Civil engineering alumna guides digital transformation for global company

In some ways, Heather Wishart-Smith’s job at Jacobs reflects how much civil engineering has changed since she earned her bachelor’s and then master’s at UVA. In others, it’s a reminder that the field has always fundamentally been about interrelated systems, with infrastructure the underlying foundation.

In the age of the internet of things, seeing engineering challenges from a whole-picture perspective and applying the latest science and technologies from across disciplines to complex problems takes on even greater significance. The cyber and physical already interact, or soon will, in nearly every facet of our lives. Companies at the edge of innovation recognize this need for cross-cutting expertise.

In June 2019, Wishart-Smith was promoted to Jacobs’ senior vice president, technology and innovation. Previously, she served as the company’s vice president of Innovation and Jacobs Connected Enterprise for the company’s Buildings, Infrastructure and Advanced Facilities business — the position in which she began helping lead Jacobs’ transformation into this new epoch. Jacobs Connected Enterprise is a strategy focused on integrating digital connectivity into customers’ solutions as well as Jacobs’ own traditional areas of operation: The company’s global Buildings, Infrastructure and Advanced Facilities business represents approximately $6 billion in revenue and 30,000 people.

Civil engineering graduate Heather Wishart-Smith, P.E., earned her B.S.in 1996 and M.S. in 1998. She was recently promoted to senior vice president, technology and innovation, at Jabobs.

“The way the industry is changing, the way the world is changing, it’s no longer sufficient to have a single-disciplinary focus,” Wishart-Smith said. “It’s valuable to have engineers with experience in computer programming, say, or in data analytics. We’re using technology, predictive analytics, and the Internet of Things to help our clients make better business decisions.”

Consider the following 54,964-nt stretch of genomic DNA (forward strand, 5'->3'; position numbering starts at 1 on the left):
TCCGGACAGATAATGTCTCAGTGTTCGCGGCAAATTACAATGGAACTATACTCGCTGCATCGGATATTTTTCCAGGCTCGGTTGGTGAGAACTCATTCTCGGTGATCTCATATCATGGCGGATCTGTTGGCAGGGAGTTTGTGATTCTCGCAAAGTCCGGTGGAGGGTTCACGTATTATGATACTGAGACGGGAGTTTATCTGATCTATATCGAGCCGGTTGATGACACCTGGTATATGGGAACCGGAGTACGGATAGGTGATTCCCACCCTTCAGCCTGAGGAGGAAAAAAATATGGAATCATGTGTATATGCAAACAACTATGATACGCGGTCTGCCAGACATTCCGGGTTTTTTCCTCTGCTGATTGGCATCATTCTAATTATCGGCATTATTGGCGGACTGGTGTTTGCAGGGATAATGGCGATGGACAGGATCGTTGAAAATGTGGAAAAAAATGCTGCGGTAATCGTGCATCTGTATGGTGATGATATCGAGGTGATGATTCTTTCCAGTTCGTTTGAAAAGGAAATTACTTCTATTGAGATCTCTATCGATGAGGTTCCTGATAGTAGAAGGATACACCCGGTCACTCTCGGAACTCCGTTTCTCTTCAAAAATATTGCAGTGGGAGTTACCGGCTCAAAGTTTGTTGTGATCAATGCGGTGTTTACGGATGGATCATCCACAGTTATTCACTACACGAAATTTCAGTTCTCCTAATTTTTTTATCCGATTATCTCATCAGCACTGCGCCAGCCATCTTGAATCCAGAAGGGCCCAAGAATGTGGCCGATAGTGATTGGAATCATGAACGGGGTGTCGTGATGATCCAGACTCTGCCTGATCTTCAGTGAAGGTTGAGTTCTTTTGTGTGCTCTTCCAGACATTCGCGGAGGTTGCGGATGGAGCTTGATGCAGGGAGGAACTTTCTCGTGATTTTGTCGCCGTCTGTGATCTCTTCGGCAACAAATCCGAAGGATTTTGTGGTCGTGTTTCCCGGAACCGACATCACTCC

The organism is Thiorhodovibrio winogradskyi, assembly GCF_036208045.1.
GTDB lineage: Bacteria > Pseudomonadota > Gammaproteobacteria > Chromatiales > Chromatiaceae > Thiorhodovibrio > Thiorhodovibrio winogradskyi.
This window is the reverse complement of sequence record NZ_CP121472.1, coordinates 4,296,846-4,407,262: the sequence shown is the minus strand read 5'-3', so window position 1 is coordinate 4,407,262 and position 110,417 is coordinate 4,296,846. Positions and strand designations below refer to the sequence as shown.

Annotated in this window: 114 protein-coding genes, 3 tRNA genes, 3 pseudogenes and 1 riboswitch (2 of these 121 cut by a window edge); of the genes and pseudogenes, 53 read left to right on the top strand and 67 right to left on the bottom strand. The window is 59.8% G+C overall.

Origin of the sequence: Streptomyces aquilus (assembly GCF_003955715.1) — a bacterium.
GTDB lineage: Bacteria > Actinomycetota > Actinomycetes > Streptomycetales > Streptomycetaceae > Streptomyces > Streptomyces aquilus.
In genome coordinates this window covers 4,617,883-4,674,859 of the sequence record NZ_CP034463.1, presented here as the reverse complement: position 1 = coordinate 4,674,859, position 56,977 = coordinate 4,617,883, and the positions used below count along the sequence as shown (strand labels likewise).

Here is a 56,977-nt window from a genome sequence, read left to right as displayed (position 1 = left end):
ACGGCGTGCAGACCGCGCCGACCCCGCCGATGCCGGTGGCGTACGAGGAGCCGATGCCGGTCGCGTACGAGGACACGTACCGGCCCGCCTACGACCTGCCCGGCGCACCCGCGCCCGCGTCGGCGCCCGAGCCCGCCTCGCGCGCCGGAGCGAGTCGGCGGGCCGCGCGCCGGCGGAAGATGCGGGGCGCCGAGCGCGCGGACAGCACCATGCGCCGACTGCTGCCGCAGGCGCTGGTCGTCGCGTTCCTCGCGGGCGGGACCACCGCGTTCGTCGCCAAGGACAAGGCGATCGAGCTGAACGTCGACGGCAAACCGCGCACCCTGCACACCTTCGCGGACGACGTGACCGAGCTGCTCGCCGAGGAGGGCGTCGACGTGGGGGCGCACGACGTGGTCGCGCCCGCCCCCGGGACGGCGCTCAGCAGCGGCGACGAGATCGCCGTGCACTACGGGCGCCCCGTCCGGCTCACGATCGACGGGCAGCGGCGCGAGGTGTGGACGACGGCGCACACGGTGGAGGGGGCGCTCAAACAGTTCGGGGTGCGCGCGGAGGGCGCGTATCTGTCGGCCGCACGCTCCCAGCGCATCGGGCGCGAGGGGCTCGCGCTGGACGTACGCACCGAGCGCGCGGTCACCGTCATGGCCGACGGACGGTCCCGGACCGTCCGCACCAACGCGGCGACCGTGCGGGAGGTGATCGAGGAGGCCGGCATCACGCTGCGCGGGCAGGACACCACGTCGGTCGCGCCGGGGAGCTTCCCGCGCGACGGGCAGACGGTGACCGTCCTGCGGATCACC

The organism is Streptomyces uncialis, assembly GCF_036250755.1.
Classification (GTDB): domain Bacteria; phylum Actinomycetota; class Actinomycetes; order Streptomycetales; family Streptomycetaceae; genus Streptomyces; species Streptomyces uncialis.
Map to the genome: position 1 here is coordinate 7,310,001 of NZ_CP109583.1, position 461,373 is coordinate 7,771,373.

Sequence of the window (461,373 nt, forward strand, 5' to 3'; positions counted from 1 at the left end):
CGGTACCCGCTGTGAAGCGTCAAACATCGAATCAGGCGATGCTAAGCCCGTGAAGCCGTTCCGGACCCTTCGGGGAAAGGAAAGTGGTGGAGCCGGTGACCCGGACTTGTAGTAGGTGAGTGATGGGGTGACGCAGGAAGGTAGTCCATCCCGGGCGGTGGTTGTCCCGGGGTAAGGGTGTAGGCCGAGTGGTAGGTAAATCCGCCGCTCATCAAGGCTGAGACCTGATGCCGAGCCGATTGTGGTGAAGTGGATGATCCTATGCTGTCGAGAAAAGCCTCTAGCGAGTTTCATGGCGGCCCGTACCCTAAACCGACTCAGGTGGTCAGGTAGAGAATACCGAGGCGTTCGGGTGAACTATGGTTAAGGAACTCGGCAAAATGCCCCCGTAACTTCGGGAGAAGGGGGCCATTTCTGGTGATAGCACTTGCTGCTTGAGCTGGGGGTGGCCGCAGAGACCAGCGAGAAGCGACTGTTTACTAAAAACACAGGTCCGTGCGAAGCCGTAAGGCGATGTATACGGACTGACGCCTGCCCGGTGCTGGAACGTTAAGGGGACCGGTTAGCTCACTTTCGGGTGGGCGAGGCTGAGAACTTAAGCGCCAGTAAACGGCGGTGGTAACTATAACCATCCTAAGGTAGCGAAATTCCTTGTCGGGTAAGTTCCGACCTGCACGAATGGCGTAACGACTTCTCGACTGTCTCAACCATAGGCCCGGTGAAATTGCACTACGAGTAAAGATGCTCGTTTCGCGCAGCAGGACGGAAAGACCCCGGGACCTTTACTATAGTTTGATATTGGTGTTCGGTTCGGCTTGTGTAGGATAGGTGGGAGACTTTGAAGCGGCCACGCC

For example, Jacobs is developing a digital twin of Singapore’s water system. A model of the system collects real-time data and uses artificial intelligence and machine learning to improve performance. The company also remotely monitors infrastructure for clients, such as bridges and highways, with internet-connected sensors, which requires extensive data analysis and cybersecurity expertise.

Another project collects and analyzes data from 400 million multi-modal journeys across the United Kingdom to make predictions and help transportation officials in London optimize existing infrastructure. “Rather than building new lanes or transit stations, they can make better use of what they already have,” Wishart-Smith said.

Wishart-Smith is a classically trained civil engineer. She cut her teeth in the U.S. Navy Civil Engineer Corps. Much of her distinguished career has focused on managing projects — at Jacobs since 2007 when it acquired Carter & Burgess, where she had worked since 2005, and Kellogg Brown & Root, her first stop after leaving the Navy in 2002.

Now, she is happy to give back to UVA Engineering and the University, both of which she speaks of fondly. She volunteered as a member and former chair of civil engineering’s advisory committee and still leads case study-based discussions on leadership and ethics with students in design classes. She’s always eager to talk to young people about why engineering matters, she said.

“What we do is so tangible. The thought that some day I could bring my grandchildren to see these buildings, roads and bridges that I had a part in when they were just a spreadsheet is exciting. Especially when they serve a public need, like bridges, highways and water systems. The opportunities we have to solve tough engineering challenges with innovative solutions are amazing.”